• Carry the appropriate tools. My library may not be that unusual, but we have a replica of Tennessee’s longest-serving congressman’s office on the top floor of the library. It’s the perfect way to end a tour. Always point out the Dolly wall. It features framed portraits of Dolly Parton with said congressman. You show them the office, and then you point to the lavatory, open the door, and show them a facsimile of the commode, sink, etc. Except for this time. The door is locked. You don’t have a key. It’s one of those weird locks that needs a regular head screw-driver to open it. Carry your leatherman tool or a swiss army knife with appropriate “library” features. Other things you should carry are your ID and a stack of business cards. Many doors and services at my library open by keycard access. So I didn’t get to take my fine fellow librarian into the late night study area. That was no loss, anyway. The business cards are simply a professional nicety,  an easy way for all parties to follow up. There is some debate about whether business cards are essential today given all the social networking tools we use for promotion. Jessica Santascoy writes that “trees need saving and it’s more efficient to be green. The new business card is adding contacts on smart phones, fb and twitter networks, and blog subscriptions.” I disagree. I consider it a generational divide. People hiring are most likely older, traditional. They expect the paper business card and may be thrilled with your virtual version, but why not impress by supplying both? If dying trees bother you, then first, you ought not become a librarian because there will always be traditional books that cause dwindling forests, and second, there are recycled papers you can choose for your business cards.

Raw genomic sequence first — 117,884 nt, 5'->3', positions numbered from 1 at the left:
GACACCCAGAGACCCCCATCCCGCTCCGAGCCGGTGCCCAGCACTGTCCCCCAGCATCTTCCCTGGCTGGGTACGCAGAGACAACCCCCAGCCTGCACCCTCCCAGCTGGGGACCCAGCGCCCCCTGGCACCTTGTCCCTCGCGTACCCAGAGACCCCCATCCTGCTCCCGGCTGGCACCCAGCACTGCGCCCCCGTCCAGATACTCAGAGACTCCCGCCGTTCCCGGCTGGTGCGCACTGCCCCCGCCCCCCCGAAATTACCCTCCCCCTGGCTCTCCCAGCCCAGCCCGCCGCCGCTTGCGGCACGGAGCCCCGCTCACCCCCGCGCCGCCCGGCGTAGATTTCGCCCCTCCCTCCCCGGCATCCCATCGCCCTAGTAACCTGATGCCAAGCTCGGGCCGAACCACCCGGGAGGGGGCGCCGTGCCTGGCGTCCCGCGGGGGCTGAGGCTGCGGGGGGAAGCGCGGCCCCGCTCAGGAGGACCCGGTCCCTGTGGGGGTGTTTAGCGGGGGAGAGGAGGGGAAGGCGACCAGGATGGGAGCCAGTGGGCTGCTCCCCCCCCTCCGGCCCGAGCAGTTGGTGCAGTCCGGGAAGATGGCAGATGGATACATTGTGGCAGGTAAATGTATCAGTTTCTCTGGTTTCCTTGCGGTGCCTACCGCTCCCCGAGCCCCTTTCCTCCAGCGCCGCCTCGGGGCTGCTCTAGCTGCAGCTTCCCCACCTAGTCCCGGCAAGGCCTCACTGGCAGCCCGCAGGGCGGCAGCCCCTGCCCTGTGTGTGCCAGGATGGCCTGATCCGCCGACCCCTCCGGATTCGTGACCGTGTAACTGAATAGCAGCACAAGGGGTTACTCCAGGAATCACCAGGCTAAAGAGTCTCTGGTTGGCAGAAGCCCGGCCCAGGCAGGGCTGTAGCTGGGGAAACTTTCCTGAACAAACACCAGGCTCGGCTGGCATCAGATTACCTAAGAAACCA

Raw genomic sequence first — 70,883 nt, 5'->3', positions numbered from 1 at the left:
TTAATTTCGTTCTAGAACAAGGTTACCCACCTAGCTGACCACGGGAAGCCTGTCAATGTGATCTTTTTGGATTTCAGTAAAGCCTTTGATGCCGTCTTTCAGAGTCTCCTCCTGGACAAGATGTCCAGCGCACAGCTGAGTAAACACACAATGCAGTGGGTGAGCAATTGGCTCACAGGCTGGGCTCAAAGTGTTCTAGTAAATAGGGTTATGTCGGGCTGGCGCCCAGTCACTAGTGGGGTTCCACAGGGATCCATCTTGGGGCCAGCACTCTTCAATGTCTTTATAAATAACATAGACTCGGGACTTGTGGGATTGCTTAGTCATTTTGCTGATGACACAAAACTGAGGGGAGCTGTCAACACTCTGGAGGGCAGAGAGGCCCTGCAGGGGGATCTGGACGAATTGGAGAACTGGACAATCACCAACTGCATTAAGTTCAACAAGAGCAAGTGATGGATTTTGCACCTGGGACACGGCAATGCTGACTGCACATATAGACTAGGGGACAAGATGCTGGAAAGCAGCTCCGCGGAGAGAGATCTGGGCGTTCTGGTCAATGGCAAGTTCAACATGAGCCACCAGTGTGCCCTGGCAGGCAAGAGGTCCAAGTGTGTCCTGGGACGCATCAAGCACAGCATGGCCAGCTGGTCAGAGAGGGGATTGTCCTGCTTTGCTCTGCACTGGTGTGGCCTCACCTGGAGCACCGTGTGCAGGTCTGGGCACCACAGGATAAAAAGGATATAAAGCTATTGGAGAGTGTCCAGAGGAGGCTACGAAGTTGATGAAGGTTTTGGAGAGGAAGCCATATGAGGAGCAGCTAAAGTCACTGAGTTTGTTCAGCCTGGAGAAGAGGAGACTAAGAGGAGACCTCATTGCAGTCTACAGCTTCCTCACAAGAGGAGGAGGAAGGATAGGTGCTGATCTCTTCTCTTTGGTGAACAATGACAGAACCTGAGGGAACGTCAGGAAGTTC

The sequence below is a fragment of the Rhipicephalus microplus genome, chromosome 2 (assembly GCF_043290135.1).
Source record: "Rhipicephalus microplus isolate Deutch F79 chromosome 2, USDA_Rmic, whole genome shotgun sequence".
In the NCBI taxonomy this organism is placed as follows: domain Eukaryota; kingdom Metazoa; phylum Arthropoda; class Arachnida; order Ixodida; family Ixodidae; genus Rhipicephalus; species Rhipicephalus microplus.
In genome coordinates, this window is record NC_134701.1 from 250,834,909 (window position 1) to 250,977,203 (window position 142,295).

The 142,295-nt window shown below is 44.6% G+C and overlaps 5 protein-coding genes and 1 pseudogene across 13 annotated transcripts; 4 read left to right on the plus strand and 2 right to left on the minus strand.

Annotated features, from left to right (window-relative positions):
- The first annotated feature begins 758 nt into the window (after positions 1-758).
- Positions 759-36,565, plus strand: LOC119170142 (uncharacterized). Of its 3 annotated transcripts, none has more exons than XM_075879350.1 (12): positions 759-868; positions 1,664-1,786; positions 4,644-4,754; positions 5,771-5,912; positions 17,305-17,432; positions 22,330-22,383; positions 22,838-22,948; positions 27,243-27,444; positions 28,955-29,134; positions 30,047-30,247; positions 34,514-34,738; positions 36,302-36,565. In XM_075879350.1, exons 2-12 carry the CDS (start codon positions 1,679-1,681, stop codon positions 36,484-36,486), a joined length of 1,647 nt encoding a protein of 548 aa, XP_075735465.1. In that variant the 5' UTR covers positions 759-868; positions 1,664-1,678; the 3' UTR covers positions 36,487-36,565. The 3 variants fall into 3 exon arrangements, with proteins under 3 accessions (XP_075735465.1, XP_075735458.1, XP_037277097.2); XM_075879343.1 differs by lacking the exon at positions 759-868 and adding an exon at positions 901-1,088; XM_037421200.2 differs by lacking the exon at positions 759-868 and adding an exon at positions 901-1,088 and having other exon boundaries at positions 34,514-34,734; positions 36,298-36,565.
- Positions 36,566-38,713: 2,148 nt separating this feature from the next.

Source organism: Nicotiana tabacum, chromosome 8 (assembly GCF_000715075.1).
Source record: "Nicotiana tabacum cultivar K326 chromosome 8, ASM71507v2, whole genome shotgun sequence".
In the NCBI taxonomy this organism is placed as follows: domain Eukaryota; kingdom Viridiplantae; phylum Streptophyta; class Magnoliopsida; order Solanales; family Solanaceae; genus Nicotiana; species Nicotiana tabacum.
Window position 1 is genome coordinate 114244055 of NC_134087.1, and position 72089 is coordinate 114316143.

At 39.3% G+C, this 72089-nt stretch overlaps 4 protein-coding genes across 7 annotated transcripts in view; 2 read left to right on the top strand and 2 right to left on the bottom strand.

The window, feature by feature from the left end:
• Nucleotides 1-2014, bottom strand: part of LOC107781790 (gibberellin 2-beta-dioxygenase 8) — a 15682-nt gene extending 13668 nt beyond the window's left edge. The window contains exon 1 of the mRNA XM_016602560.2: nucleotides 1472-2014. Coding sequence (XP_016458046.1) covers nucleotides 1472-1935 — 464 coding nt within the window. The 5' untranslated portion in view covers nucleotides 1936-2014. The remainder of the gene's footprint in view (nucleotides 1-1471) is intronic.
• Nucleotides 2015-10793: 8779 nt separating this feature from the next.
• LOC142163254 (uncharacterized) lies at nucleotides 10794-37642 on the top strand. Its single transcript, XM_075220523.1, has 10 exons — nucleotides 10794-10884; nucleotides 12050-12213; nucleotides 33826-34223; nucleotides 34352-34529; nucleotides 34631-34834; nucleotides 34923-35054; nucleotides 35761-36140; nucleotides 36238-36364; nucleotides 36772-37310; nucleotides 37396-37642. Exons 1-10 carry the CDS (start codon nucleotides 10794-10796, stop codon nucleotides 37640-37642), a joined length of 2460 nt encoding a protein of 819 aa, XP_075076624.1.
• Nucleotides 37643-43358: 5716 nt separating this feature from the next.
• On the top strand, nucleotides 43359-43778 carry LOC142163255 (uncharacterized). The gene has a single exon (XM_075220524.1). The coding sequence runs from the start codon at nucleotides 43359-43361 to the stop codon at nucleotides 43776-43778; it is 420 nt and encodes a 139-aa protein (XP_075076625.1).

• End on a positive note. For general library tours, this means asking the students if they have any questions. Simple. For my one-on-one tour this morning,  I told my new friend that I’d walk her out to her car. Earlier she complained about not being able to find the parking office to get a visitor pass. And then she went into details about how many times she circled the lots looking for someplace to park, illegally. I failed to share those instructions in our email correspondence yesterday. It was poor of me. As we said our goodbyes,  I walked her to her car and told her if she had a ticket, that I’d take care of it. Remember when I mentioned sharing insider information with people? Here’s the scoop about parking on campus if you’re a visitor: If you get a ticket, throw it away. They won’t track you down. They have no way of encumbering you. But if, after running your license tag, they can connect you to staff, faculty, or student who is affiliated with the university, then your ticket is encumbered to your relative or roomate. The other option is to write a letter of appeal to the Parking Appeals committee  (PAC) explaining that you’re a visitor to campus. Visitor violations are excused 100% of the time. I know this because I’m on the PAC. So I could have kept this secret a secret and just let her think that I’m magnanimous enough to eat the expense of her parking ticket. And that may work for some people in certain types of environments. But I gave her the inside scoop because transparency is the new black, right?

If I think of any other tips for touring or interpretation, I’ll surely share them. And, as always, I’d appreciate yours.